Discussion in 'Films, Music and All Things Artsy' started by slipperman, Sep 10, 2007.

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  1. Went to see this last night with the missus and wasn't really expecting much.
    Once the first half hour was out of the way (a bit too ponsy, in a Brideshead revisted style) , it turned out to be a real belter and even our stroppy, difficult to please daughter was impressed. There is some first rate acting and the scenes shot at Dunkirk during the "tactical withdrawal" are particularly impressive.
    As a bonus, Keira Knightley ends up in a soaking wet outfit which shows off her lovely pins - but, granted, she does need to seriously consider surgical enhancement up top!
    Highly recommended (the film, not Keira). :thumright:
  2. Can I drag this thread slightly off-topic?

    A coloured British Army soldier in the retreat at Dunkirk: true? or the writers including a PC character to add ethnicity to an all-white film?

    I didn't know any commonwealth soldiers where in France in 1940. Or did the BA contain 'mixed' Regiments of soldiers of readily apparent different race? (was it OK for a few blacks to serve in white regiments?)
  3. rampant

    rampant LE Reviewer Book Reviewer

    There were certainly Indian Troops at Dunkirk, Paddy Ashdown's father was famously court-martialed for refusing an order to abandon his troops and their mules during the retreat.

    There were also black soldiers from French Colonial Regiments.

    There were numerous Black Communities in Britain at the time, mainly in port cities, there were almost certainly Black soldiers in the British Army of the period, though in tiny tiny numbers.

    edited to add: not so much dragging the thread off course, but resurrecting it after 4 years????
  4. Better that than starting anew?

    I don't ever recall seeing a photo of a coloured squaddie from these eras. I shall google race and the british army.
  5. There were definitely occasional black soldiers in the British Army of the period. Most famously, 'D' Coy, 2 Ox & Bucks, which stormed the Orne Bridges on D-Day, contained two black soldiers.
  6. RP578

    RP578 LE Book Reviewer

    A member of the Home Guard, John Wade, from Montserrat, 1943. John came to Britain to work as a technician.
  7. RP578

    RP578 LE Book Reviewer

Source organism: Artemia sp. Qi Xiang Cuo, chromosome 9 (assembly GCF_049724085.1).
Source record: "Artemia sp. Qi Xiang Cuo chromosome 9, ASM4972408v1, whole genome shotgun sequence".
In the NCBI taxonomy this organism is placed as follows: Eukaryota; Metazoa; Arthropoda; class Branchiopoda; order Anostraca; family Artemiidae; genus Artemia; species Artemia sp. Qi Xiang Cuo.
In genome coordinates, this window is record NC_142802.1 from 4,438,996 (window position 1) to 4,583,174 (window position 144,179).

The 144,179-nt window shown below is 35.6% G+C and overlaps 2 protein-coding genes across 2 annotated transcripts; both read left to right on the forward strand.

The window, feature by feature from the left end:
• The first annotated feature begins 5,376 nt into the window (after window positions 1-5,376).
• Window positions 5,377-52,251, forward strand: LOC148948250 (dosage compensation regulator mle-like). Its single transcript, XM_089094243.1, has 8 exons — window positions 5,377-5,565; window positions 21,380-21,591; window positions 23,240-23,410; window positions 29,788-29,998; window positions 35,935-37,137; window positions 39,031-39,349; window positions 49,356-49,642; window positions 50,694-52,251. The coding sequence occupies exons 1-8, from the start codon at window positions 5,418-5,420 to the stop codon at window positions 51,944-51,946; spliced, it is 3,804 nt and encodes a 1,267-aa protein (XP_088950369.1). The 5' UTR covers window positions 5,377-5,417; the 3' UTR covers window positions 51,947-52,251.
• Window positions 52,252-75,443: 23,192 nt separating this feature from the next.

To be fair, Lt Tull served in WWI, whilst The Civil Civilian was referring to Dunkirk. Your point stands about precedence set though. An interesting note from your Wiki link was this quote;
    wiki doesn't give any corroborating references. Can anyone confirm that official exclusion?
  8. Apparently the british public were made very aware of the number of colonial troops fighting in the second world war and treated the segregation policy of the Americans with a degree of hostility. I think there was an example of pubs having signs saying "no white G.I's allowed" when a US commander tried to ban black G.I's from pubs.

    Then of course there is the battle of bamber bridge

    wiki quote

    "Trouble began on the evening of 24 June 1943, and it was largely an all-American affair that helped to highlight racial tensions within the American forces. Two white military policemen had entered the Hob Inn on Church Road to arrest a black soldier, who was out without a pass. An argument ensued between the black soldier and the white MPs, with local people and British servicemen siding with the black soldier and the small group of comrades he was with. The MPs left the pub to seek reinforcements and intercepted the soldiers as they returned to their barrack rooms. A melee broke out, guns were drawn and several men were shot."
  9. Atonement? Dull. I fell asleep. I then woke up and put Dunkirk on - the non-sleep-inducing, non-dull John Mills version of Atonement without the charmless Kiera Titless. Why do they never get the haircuts right?
  10. Agreed, just give us a war film without the soppy love shit. Just dodging the bosche as usual with the units of infantry that only seem to exist in films, a cockney a taff a jock and a paddy all led by a occifer from the home counties!
  11. That'll be The Way Ahead then?
  12. Another quality film, with a fair few of the cast either serving or had served.
  13. rampant

    rampant LE Reviewer Book Reviewer

    I have posted on this subject before, the attitude to the US Military Policy of Segregation was summed up by a West Country farmer. When asked about the visitors he replied: 'I love the Americans but I don't like these white ones they've brought with them.'

    Things were not always that smooth though, have aread of the link below.

    World War Two: When Jim Crow Met John Bull
  14. As the OP, can I just thank you for actually posting the first response on this thread, 4 years late or not!! :)
    I still reckon the film was pretty good, but what do I know.